Increase in Homeless Families, Escalating Costs in Rice

Daily NK
Yang Jung A
9/2/2007

HRW “irregularities and corruption provoked by governmental officials”

Recently, there has been an increase in kotjebi (homeless) families squandering around the vicinities of jangmadang (markets).

After interviewing 12 North Korean merchants who frequently travel in and out of North Korea as well as defectors, Kay Seok, a North Korea researcher for Human Rights Watch (HRW) revealed in an interview with Radio Free Asia on 29th, “Currently, the cost of food in North Korea is continuing to rise” and commented, “People are selling their homes to obtain food and as a result there has been an increase in kotjebi families.”

Seok said, “According to defectors, the number of street dwellers has increased as of the end of last year and beginning of this year” and explained, “If you compare these times, you can see more people do loitering around the city markets after the spring hardship. However, there are many people who have become kotjebi after selling their homes to buy food.”

Comparing the times of the hunger period in the 90s she said, “At the time, there were many kotjebi children having become orphans after their parents had died and hence, homelessness was directed at children” and asserted, “However, today there is an increase of homeless families who beg around jangmadang or steal goods during the day and then sleep in the same areas at night. These trends indicate that a large number of people are once again experiencing hardship as a result of hunger.”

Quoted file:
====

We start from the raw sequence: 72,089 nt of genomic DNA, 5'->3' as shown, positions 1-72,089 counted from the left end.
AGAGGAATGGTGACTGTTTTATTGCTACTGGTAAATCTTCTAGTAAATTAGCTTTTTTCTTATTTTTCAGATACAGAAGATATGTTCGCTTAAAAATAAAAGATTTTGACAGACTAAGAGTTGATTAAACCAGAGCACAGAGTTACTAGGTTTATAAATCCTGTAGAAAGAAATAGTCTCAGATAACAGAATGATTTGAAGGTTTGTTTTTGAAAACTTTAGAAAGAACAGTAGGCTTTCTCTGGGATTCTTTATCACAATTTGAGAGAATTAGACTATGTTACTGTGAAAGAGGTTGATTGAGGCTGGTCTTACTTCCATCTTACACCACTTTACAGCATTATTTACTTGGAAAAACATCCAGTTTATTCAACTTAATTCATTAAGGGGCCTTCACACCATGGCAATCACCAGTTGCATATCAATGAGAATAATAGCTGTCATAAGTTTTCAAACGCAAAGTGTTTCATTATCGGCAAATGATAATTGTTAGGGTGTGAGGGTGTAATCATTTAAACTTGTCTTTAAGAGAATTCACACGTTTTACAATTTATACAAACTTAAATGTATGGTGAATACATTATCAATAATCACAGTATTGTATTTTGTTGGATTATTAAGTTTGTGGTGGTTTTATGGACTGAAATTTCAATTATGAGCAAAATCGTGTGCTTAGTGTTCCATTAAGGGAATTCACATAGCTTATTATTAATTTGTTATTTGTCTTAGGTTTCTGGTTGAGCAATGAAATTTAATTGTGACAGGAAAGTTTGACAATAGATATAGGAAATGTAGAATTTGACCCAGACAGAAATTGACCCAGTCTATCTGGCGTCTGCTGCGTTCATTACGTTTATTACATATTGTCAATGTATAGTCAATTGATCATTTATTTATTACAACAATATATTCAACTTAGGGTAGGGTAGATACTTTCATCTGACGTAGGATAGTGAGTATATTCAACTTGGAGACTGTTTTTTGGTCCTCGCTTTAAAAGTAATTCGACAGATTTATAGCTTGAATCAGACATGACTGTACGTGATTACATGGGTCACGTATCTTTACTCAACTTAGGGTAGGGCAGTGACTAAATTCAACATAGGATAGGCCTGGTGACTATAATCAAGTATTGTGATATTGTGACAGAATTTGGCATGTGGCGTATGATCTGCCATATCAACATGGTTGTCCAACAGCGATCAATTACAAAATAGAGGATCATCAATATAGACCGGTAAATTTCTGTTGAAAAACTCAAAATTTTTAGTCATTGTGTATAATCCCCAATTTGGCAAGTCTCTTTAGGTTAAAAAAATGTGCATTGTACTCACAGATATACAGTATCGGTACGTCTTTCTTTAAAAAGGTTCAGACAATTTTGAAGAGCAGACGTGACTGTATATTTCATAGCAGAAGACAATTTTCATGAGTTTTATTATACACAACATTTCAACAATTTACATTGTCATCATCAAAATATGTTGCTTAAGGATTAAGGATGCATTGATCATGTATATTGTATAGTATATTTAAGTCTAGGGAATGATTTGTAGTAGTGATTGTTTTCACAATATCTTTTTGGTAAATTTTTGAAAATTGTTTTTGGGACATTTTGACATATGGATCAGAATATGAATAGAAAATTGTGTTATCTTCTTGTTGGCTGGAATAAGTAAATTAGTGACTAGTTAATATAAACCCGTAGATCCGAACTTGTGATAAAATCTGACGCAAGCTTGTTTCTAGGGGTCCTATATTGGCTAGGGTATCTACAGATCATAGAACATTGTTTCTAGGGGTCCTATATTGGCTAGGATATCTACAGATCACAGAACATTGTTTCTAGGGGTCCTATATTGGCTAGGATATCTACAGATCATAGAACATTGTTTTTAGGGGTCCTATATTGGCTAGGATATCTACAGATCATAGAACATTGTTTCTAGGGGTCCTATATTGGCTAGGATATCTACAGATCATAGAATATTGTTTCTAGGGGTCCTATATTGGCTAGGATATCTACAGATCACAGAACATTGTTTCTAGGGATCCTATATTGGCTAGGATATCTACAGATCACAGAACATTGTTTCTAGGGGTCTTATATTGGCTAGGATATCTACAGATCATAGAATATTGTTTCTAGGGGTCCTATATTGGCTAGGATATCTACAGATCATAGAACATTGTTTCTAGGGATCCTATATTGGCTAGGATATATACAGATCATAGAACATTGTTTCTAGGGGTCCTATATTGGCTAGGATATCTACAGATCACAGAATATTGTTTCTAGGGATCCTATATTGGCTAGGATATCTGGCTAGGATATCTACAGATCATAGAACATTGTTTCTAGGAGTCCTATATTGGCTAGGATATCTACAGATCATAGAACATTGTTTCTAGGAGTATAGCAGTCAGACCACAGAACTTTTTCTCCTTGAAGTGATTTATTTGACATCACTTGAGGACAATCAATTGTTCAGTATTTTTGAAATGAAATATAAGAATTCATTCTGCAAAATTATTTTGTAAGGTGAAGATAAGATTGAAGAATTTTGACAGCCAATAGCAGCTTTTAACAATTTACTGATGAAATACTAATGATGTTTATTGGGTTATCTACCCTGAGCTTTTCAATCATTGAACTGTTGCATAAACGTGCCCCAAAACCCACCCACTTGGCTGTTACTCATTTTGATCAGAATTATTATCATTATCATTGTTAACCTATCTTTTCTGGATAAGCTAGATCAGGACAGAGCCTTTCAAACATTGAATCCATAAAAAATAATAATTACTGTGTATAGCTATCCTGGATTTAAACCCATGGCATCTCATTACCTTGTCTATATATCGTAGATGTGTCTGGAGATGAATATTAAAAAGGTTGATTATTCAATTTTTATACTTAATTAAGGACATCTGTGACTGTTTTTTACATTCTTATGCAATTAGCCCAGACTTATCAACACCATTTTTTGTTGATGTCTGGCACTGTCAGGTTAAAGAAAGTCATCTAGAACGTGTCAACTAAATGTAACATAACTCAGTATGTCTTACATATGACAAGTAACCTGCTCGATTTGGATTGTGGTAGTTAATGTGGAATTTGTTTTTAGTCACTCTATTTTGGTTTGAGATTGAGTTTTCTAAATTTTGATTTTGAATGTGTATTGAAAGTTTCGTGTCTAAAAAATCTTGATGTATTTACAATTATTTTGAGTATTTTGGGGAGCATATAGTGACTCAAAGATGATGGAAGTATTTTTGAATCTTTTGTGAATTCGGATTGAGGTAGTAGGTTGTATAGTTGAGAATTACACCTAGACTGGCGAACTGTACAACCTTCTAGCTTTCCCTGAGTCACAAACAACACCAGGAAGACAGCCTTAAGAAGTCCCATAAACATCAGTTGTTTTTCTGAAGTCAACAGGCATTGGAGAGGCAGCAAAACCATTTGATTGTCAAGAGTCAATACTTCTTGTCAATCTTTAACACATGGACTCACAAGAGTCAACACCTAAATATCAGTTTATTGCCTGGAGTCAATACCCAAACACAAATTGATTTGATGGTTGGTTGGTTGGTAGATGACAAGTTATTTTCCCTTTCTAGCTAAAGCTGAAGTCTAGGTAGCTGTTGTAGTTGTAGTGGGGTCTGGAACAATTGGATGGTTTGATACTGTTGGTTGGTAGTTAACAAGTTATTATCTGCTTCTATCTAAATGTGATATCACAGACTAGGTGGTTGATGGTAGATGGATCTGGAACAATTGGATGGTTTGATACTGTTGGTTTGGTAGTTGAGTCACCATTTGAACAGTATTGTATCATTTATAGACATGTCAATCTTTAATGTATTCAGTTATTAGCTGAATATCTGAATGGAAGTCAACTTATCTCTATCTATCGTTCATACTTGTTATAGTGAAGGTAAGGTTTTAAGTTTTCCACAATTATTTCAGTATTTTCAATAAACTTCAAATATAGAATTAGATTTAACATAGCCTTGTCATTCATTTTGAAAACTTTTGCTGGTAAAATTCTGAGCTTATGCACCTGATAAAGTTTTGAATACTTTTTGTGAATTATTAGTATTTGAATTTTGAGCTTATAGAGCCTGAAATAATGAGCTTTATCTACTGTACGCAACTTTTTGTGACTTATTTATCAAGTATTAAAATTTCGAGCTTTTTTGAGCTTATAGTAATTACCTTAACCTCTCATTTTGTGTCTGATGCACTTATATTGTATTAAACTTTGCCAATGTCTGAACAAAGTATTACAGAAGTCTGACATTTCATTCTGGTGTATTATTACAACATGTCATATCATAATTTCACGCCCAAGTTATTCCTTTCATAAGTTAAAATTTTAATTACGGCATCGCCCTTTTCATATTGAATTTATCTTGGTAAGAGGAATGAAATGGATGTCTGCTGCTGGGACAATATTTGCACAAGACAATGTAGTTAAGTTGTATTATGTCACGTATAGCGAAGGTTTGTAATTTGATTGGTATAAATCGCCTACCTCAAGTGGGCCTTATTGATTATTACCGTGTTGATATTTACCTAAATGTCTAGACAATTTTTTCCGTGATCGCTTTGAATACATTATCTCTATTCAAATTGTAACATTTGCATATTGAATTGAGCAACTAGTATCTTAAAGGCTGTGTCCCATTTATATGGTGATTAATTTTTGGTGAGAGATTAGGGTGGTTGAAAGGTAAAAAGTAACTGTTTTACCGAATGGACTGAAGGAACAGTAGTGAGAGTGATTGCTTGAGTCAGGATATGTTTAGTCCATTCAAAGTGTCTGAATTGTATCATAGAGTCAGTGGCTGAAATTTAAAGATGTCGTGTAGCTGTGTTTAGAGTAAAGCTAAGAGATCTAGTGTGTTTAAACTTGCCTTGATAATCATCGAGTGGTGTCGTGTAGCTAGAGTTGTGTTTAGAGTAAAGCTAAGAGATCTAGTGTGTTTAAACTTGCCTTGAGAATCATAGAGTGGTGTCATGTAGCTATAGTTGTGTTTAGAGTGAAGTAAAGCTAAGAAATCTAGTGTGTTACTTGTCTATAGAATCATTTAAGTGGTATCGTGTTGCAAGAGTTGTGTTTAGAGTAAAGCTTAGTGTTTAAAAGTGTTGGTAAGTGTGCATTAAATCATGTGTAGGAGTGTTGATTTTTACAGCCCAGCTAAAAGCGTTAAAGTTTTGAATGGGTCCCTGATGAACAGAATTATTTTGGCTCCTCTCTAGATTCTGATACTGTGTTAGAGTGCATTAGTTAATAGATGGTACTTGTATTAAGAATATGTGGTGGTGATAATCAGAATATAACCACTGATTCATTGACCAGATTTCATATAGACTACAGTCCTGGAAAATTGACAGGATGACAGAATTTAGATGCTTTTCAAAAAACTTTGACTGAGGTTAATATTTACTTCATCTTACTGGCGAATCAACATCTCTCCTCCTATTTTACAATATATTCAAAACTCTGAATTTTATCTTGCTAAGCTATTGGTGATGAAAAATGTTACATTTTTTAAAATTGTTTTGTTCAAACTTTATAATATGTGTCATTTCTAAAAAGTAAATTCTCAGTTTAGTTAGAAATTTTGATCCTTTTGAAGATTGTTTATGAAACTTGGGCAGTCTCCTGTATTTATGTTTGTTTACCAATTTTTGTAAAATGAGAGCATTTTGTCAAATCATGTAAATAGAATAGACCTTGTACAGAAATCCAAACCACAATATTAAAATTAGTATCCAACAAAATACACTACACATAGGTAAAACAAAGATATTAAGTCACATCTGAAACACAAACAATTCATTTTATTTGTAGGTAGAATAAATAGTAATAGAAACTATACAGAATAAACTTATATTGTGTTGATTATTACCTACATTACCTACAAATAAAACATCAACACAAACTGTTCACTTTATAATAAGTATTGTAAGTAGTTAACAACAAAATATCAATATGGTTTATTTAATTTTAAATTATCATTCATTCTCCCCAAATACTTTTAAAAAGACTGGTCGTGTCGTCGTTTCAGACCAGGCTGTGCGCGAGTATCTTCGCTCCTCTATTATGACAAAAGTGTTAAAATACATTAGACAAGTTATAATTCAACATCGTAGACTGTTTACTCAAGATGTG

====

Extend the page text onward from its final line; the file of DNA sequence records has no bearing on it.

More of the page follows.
She revealed, “As of early this year, the cost of food has steadily increased. According to various locations, costs have increased significantly in some areas” and “At present, 1kg of rice costs 1,000~1,200won at jangmadang. About this time last year, rice sold for 700~800won.”

Likewise, in August the DailyNK made reports indicating that the cost of rice had escalated to 1,200~1,300won (USD3.8~4.1) along the border regions and even 1,500won inner land.

Ms. Seok added, “The cost of rice is affected by various factors such as the distance in delivery and farms. Also, the closer you get to the border, the more rice is available from China.”

Regarding the cause in escalating rice costs she said, “Overall, agriculture and production decreased due to the flood last year. The fact that South Korea suspended its rice assistance following North Korea’s nuclear experiment also would have had a significant impact” and “Even this year, floods occurred in the agricultural regions and as a result, it is unlikely that prices will fall despite the harvest period in September and Oct.”

As for the reasons causing North Korea’s incessant food crisis Ms. Seok said, “Causes are the discrepancies in the North Korean government’s policies as well as irregularities and corruption by governmental officials.”

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